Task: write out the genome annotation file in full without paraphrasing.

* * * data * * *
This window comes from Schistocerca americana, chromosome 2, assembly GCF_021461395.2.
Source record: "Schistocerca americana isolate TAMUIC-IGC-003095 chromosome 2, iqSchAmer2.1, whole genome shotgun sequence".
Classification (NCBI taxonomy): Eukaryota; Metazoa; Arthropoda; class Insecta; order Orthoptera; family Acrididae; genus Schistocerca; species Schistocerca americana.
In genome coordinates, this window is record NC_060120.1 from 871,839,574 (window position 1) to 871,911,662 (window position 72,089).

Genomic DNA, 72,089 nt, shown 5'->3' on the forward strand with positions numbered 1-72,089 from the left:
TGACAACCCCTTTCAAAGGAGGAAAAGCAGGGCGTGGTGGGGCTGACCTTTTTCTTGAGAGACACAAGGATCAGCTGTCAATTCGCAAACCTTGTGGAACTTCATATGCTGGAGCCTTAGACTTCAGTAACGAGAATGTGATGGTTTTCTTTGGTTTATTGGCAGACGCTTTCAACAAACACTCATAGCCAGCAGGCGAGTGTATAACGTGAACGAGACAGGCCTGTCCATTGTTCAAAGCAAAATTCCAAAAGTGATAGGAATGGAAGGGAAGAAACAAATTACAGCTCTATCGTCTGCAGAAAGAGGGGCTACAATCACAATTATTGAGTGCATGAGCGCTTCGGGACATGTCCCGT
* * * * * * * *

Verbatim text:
This window comes from Schistocerca americana, chromosome 2, assembly GCF_021461395.2.
Source record: "Schistocerca americana isolate TAMUIC-IGC-003095 chromosome 2, iqSchAmer2.1, whole genome shotgun sequence".
Classification (NCBI taxonomy): Eukaryota; Metazoa; Arthropoda; class Insecta; order Orthoptera; family Acrididae; genus Schistocerca; species Schistocerca americana.
In genome coordinates, this window is record NC_060120.1 from 871,839,574 (window position 1) to 871,911,662 (window position 72,089).

Genomic DNA, 72,089 nt, shown 5'->3' on the forward strand with positions numbered 1-72,089 from the left:
TGACAACCCCTTTCAAAGGAGGAAAAGCAGGGCGTGGTGGGGCTGACCTTTTTCTTGAGAGACACAAGGATCAGCTGTCAATTCGCAAACCTTGTGGAACTTCATATGCTGGAGCCTTAGACTTCAGTAACGAGAATGTGATGGTTTTCTTTGGTTTATTGGCAGACGCTTTCAACAAACACTCATAGCCAGCAGGCGAGTGTATAACGTGAACGAGACAGGCCTGTCCATTGTTCAAAGCAAAATTCCAAAAGTGATAGGAATGGAAGGGAAGAAACAAATTACAGCTCTATCGTCTGCAGAAAGAGGGGCTACAATCACAATTATTGAGTGCATGAGCGCTTCGGGACATGTCCCGT